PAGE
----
Britain’s Tom Pidcock races cyclocross on a Pinarello Crossista F that most of us can only dream of, decorated in the rainbow stripes that he earned at the UCI Cyclo-cross World Championships early this year with gold graphics that represent his Olympic Games cross-country mountain bike winner’s medal. He has a Tour de France stage win to his name on the road too, and he’s still only 23 years old. Ridiculous!
The bike pictured here is the one that Team Ineos’ Pidcock rode in the Dublin round of the World Cup last weekend. Wout van Aert won the race ahead of Laurens Sweeck with Pidcock finishing third.
When Pidcock signed for Ineos, cyclocross fans cast sideways glances at Pinarello’s cyclocross offering. The Crossista hadn’t been updated for a few years and looked slightly dated compared with what Pidcock’s rivals were using.
You can’t blame Pinarello – the cyclocross bike market has always been relatively small and the growth of the gravel market has had an impact in recent years. Many brands have discontinued their cyclocross bikes or converted them into gravel bikes, so it was great to see Pinarello launch an updated Crossista F earlier this year.
The carbon frameset is disc-brake only and comes with ‘felex stays’ – felex being the Italian word for flex. That wave in the underside of the top tube is designed for carrying the bike on your shoulder when tackling obstacles or unrideable sections, and other tube profiles are intended to minimise the accumulation of mud.
Pidcock uses a Shimano Dura-Ace Di2 groupset. Those are the latest 9200 Series shifters, brakes and derailleurs but with a previous generation 9100 power meter. 9200 is 12-speed while 9100 is 11-speed but plenty of people combine them in this way. Pidcock uses a double chainring setup. This looks like a 46/39T combination.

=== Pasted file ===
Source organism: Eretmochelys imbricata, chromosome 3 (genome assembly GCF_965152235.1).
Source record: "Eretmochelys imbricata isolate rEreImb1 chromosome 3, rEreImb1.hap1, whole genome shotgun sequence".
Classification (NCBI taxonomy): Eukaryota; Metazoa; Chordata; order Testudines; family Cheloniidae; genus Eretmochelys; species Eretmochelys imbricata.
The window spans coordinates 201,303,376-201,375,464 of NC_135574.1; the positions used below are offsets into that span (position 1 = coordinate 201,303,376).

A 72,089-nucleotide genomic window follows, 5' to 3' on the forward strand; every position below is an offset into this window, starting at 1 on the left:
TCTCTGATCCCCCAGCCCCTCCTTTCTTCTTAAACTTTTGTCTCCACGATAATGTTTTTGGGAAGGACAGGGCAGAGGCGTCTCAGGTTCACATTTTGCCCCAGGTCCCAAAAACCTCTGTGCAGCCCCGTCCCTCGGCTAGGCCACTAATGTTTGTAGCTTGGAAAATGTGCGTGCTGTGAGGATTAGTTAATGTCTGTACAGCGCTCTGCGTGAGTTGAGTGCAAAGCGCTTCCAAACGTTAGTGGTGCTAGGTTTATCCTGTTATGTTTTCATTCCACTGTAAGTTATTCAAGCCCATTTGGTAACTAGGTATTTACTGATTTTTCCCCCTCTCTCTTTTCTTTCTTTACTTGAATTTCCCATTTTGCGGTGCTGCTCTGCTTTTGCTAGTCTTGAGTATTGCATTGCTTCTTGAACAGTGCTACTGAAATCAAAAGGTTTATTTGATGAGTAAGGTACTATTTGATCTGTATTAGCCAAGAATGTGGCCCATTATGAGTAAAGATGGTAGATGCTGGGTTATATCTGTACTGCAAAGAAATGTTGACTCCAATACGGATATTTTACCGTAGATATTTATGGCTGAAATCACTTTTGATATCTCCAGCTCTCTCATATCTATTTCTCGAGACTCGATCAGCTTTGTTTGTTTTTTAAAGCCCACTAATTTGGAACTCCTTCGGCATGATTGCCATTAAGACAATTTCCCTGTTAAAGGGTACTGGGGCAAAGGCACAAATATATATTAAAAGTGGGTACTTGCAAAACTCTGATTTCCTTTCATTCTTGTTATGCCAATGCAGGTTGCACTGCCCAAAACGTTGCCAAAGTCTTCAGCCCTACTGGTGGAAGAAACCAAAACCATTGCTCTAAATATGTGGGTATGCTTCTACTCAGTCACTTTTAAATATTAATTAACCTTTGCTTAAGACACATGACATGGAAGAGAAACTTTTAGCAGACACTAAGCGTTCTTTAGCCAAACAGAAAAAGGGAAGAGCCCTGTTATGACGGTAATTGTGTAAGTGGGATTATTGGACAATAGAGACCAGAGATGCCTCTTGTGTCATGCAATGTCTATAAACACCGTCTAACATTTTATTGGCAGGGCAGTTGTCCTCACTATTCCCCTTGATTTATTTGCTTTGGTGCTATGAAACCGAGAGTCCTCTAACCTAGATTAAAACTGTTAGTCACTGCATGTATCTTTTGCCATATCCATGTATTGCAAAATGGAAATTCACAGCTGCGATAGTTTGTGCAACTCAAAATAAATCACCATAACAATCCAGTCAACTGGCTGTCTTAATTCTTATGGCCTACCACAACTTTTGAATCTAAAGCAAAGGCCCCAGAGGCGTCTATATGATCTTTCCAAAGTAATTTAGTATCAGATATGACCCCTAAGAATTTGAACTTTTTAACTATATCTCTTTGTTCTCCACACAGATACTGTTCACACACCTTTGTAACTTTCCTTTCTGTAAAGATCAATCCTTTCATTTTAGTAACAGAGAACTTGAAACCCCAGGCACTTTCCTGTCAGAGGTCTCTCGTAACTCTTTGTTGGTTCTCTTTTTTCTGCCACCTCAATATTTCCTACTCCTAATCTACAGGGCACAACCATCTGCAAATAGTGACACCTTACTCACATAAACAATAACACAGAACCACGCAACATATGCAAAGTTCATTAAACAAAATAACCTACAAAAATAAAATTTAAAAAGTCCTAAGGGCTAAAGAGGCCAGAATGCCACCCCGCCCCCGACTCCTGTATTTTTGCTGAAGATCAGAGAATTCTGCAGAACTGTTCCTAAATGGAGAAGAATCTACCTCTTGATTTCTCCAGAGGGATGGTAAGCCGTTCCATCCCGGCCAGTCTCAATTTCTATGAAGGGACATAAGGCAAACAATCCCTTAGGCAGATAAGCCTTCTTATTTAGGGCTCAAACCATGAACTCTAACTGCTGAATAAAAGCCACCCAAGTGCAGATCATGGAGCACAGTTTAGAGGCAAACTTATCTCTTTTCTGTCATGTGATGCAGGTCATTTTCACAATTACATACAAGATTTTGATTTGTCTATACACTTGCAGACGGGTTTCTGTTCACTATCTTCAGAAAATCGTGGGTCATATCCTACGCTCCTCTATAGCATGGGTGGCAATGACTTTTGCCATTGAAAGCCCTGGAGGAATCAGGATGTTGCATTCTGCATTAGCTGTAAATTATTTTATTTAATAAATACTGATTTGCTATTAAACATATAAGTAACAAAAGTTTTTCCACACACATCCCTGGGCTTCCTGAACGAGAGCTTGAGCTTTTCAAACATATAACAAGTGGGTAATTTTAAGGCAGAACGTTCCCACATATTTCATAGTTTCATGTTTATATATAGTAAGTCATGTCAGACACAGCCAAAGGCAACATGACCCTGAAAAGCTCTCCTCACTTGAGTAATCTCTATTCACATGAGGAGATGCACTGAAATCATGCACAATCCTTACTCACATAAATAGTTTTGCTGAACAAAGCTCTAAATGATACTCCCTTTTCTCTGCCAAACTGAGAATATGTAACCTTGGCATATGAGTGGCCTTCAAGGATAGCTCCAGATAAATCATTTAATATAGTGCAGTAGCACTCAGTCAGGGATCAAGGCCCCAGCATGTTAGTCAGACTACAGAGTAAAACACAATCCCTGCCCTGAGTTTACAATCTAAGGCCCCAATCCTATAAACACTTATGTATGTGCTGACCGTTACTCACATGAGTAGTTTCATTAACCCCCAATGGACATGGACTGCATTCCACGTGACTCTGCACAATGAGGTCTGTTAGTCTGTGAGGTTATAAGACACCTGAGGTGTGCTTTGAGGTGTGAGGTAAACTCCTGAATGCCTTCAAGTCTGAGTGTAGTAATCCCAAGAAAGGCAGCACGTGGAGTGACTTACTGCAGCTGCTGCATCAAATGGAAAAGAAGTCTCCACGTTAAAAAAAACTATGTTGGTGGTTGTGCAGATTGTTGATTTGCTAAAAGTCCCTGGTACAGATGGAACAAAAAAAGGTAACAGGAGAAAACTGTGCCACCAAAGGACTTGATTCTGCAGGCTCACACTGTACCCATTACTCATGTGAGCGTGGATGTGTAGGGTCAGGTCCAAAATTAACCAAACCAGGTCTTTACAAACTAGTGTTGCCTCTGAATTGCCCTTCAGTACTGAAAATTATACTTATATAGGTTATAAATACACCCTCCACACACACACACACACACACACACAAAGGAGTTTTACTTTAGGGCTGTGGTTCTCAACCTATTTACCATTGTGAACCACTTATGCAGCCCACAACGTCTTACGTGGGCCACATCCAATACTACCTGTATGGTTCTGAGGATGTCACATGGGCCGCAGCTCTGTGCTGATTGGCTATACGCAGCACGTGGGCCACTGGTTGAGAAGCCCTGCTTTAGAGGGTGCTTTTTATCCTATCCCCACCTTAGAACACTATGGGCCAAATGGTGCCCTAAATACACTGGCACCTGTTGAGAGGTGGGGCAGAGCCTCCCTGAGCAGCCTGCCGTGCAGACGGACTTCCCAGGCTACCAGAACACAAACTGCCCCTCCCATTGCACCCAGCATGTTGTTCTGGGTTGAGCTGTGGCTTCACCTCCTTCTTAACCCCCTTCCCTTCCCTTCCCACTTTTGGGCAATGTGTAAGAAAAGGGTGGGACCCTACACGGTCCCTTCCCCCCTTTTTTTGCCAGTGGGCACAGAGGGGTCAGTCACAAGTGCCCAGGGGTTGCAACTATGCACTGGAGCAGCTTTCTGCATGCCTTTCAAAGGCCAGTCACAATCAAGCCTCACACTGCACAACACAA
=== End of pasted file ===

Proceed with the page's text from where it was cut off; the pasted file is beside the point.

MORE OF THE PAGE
The wheelset is Shimano Dura-Ace C36. Cyclocross races feature a great number of accelerations, far more than road racing, and average speeds are generally a fair bit lower. That calls for a shallower rim profile and the C36 – the number referring to the rim height in millimetres – is a popular choice on the pro cyclocross circuit.
Tyres are the most important component choice in cyclocross and Pidcock has numerous pairs of each model in Challenge’s range. The Limus design pictured here is the choice for muddy conditions, offering deep and well-spaced out knobs to gain traction when things get sloppy. It comes in a 33mm width.
Challenge Limus tyres are available in clincher and tubeless-ready versions but this looks like a tubular setup. While tubeless has quickly become the choice for many amateurs, pros still prefer the ride feel of tubulars. They ride more predictably when run at super-low pressures without the danger of burping air. It helps to have a team of mechanics to change your tyres when you puncture a tubular, however.
The wheels are fitted with 140mm brake rotors front and rear. As a light sub-60kg rider, Pidcock finds that this size provides sufficient power
Shimano provides the pedals in the form of the XTR model. This is a light mountain bike design that is dual-sided and clears mud very well.
At the front end, a Most integrated carbon bar/stem allows all of the cabling to pass internally for a clean look.
Finishing off the spec, Pidcock uses a Fizik Arione saddle with carbon rails.
Mat has been in cycling media since 1996, on titles including BikeRadar, Total Bike, Total Mountain Bike, What Mountain Bike and Mountain Biking UK, and he has been editor of 220 Triathlon and Cycling Plus. Mat has been road.cc technical editor for over a decade, testing bikes, fettling the latest kit, and trying out the most up-to-the-minute clothing. We send him off around the world to get all the news from launches and shows too. He has won his category in Ironman UK 70.3 and finished on the podium in both marathons he has run. Mat is a Cambridge graduate who did a post-grad in magazine journalism, and he is a winner of the Cycling Media Award for Specialist Online Writer. Now over 50, he's riding road and gravel bikes most days for fun and fitness rather than training for competitions.